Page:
Convective distribution of dust over the Arabian Peninsula: the impact of model resolution

Bukowski, Jennie; van den Heever, Susan C.

Along the coasts of the Arabian Peninsula, convective dust storms are a considerable source of mineral dust to the atmosphere. Reliable predictions of convective dust events are necessary to determine their effects on air quality, visibility, and the radiation budget. In this study, the Weather Research and Forecasting Model coupled with Chemistry (WRF-Chem) is used to simulate a 2016 summertime dust event over the Arabian Peninsula and examine the variability in dust fields and associated vertical transport due to the choice of convective parameterization and convection-permitting versus parameterized convection. Simulations are run at 45 and 15 km grid spacing with multiple cumulus parameterizations, and are compared to a 3 km simulation that permits explicit dry and moist convective processes. Five separate cumulus parameterizations at 15 km grid spacing were tested to quantify the spread across different parameterizations. Finally, the impact these variations have on radiation, specifically aerosol heating rates is also investigated.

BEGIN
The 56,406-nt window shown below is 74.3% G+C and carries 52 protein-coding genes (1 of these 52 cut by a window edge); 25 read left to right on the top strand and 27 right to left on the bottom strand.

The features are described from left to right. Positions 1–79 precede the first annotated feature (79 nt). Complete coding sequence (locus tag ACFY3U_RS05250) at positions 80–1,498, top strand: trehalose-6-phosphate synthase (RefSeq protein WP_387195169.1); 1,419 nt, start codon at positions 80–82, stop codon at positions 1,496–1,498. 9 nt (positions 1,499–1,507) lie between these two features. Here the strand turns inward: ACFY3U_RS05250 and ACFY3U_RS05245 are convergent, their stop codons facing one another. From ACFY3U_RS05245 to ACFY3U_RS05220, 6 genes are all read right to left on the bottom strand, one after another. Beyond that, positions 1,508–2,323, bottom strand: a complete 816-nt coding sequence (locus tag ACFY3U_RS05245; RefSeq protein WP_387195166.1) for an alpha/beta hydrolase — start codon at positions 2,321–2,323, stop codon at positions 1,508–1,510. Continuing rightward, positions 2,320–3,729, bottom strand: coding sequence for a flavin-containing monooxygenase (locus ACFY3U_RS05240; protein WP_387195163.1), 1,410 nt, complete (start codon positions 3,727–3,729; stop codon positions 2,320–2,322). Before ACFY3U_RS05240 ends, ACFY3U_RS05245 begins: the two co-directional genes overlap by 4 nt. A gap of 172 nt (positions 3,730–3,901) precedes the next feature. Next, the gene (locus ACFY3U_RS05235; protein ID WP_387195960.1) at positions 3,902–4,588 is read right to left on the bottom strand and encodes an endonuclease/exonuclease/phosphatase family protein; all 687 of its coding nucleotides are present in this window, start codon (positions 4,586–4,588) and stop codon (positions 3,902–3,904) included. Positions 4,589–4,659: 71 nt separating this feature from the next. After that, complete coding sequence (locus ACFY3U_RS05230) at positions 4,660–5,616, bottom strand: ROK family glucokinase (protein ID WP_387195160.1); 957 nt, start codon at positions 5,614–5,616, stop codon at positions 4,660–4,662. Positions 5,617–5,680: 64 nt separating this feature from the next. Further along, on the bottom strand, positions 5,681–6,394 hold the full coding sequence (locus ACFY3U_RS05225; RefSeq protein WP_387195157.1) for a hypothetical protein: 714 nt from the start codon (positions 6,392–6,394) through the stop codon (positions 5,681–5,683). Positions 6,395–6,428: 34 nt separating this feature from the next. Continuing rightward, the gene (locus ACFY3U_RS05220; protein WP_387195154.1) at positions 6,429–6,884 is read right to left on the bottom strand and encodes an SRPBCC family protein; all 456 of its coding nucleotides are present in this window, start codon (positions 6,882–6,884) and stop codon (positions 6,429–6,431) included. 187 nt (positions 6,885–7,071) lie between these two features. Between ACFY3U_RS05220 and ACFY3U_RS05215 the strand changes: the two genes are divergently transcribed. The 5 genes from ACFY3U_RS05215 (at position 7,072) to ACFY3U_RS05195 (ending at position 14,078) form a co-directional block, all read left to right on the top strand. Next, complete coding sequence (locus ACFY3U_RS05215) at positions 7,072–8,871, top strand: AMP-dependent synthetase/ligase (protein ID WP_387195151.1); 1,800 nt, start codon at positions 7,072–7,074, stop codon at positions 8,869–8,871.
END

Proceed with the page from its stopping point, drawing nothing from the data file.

On average, in these simulations the convection-permitting case produces higher quantities of dust than the parameterized cases in terms of dust uplift potential, vertical dust concentrations, and vertical dust fluxes. Major drivers of this discrepancy between the simulations stem from the convection-permitting case exhibiting higher surface wind speeds during convective activity; lower dust emission wind threshold velocities due to drier soil; and more frequent, stronger vertical velocities which transport dust aloft and increase the atmospheric lifetime of these particles. For aerosol heating rates in the lowest levels, the shortwave effect prevails in the convection-permitting case with a net cooling effect, whereas a longwave net warming effect is present in the parameterized cases. The spread in dust concentrations across cumulus parameterizations at the same grid resolution (15 km) is an order of magnitude lower than the impact of moving from parameterized towards explicit convection. We conclude that tuning dust emissions in coarse-resolution simulations can only improve the results to first-order and cannot fully rectify the discrepancies originating from disparities in the representation of convective dust transport.

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Bukowski, Jennie / van den Heever, Susan C.: Convective distribution of dust over the Arabian Peninsula: the impact of model resolution. 2020. Copernicus Publications.

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